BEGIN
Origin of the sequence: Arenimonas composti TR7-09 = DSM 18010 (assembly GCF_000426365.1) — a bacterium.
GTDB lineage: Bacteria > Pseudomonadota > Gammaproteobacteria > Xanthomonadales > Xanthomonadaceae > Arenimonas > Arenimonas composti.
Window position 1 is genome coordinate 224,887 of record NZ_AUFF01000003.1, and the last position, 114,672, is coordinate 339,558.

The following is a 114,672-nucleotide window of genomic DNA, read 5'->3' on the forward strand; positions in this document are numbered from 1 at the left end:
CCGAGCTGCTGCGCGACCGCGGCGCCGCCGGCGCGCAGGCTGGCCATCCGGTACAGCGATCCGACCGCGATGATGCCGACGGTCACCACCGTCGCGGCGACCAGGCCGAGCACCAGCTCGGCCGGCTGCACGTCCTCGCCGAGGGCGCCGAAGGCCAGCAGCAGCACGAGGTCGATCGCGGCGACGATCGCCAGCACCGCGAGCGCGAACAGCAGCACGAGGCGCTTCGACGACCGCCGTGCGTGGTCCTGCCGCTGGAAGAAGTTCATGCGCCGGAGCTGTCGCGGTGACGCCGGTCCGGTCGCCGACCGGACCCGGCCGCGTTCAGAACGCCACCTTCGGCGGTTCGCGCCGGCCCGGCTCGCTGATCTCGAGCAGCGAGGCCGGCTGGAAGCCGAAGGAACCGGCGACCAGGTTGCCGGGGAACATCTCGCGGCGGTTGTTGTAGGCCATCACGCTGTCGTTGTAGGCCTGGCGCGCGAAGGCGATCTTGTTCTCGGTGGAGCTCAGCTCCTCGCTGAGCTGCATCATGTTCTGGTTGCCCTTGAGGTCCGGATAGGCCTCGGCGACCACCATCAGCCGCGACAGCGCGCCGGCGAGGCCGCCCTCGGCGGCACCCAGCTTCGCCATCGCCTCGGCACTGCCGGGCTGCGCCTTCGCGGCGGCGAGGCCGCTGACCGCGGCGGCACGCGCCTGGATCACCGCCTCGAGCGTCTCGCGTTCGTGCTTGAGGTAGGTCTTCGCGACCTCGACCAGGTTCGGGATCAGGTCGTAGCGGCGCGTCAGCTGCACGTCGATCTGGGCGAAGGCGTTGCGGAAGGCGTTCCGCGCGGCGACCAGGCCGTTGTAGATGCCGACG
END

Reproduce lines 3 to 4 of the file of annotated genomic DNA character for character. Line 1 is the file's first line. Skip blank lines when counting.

Window position 1 is genome coordinate 224,887 of record NZ_AUFF01000003.1, and the last position, 114,672, is coordinate 339,558.

The following is a 114,672-nucleotide window of genomic DNA, read 5'->3' on the forward strand; positions in this document are numbered from 1 at the left end: